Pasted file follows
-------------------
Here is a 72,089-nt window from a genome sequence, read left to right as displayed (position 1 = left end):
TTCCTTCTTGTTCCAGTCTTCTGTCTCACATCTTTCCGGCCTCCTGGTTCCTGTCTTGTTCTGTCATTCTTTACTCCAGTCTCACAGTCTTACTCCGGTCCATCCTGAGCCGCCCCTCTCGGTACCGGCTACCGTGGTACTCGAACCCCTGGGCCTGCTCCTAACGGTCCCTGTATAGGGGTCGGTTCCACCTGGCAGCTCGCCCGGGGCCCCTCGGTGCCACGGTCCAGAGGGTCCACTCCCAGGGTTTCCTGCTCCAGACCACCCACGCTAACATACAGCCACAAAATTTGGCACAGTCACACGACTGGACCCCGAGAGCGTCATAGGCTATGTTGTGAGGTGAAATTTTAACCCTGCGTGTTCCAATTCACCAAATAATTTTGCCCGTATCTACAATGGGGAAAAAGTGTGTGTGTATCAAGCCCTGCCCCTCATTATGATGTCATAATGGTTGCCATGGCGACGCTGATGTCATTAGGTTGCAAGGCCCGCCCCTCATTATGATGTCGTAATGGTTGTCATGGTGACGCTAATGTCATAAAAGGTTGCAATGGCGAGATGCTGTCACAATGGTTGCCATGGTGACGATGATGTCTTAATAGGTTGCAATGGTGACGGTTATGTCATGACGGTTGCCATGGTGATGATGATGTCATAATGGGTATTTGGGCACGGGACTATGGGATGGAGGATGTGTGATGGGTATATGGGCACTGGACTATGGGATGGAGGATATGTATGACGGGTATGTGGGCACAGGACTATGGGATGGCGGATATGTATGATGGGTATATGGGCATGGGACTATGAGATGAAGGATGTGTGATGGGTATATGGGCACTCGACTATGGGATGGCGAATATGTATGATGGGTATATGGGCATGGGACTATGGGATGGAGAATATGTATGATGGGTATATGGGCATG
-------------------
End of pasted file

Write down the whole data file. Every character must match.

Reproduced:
Here is a 72,089-nt window from a genome sequence, read left to right as displayed (position 1 = left end):
TTCCTTCTTGTTCCAGTCTTCTGTCTCACATCTTTCCGGCCTCCTGGTTCCTGTCTTGTTCTGTCATTCTTTACTCCAGTCTCACAGTCTTACTCCGGTCCATCCTGAGCCGCCCCTCTCGGTACCGGCTACCGTGGTACTCGAACCCCTGGGCCTGCTCCTAACGGTCCCTGTATAGGGGTCGGTTCCACCTGGCAGCTCGCCCGGGGCCCCTCGGTGCCACGGTCCAGAGGGTCCACTCCCAGGGTTTCCTGCTCCAGACCACCCACGCTAACATACAGCCACAAAATTTGGCACAGTCACACGACTGGACCCCGAGAGCGTCATAGGCTATGTTGTGAGGTGAAATTTTAACCCTGCGTGTTCCAATTCACCAAATAATTTTGCCCGTATCTACAATGGGGAAAAAGTGTGTGTGTATCAAGCCCTGCCCCTCATTATGATGTCATAATGGTTGCCATGGCGACGCTGATGTCATTAGGTTGCAAGGCCCGCCCCTCATTATGATGTCGTAATGGTTGTCATGGTGACGCTAATGTCATAAAAGGTTGCAATGGCGAGATGCTGTCACAATGGTTGCCATGGTGACGATGATGTCTTAATAGGTTGCAATGGTGACGGTTATGTCATGACGGTTGCCATGGTGATGATGATGTCATAATGGGTATTTGGGCACGGGACTATGGGATGGAGGATGTGTGATGGGTATATGGGCACTGGACTATGGGATGGAGGATATGTATGACGGGTATGTGGGCACAGGACTATGGGATGGCGGATATGTATGATGGGTATATGGGCATGGGACTATGAGATGAAGGATGTGTGATGGGTATATGGGCACTCGACTATGGGATGGCGAATATGTATGATGGGTATATGGGCATGGGACTATGGGATGGAGAATATGTATGATGGGTATATGGGCATG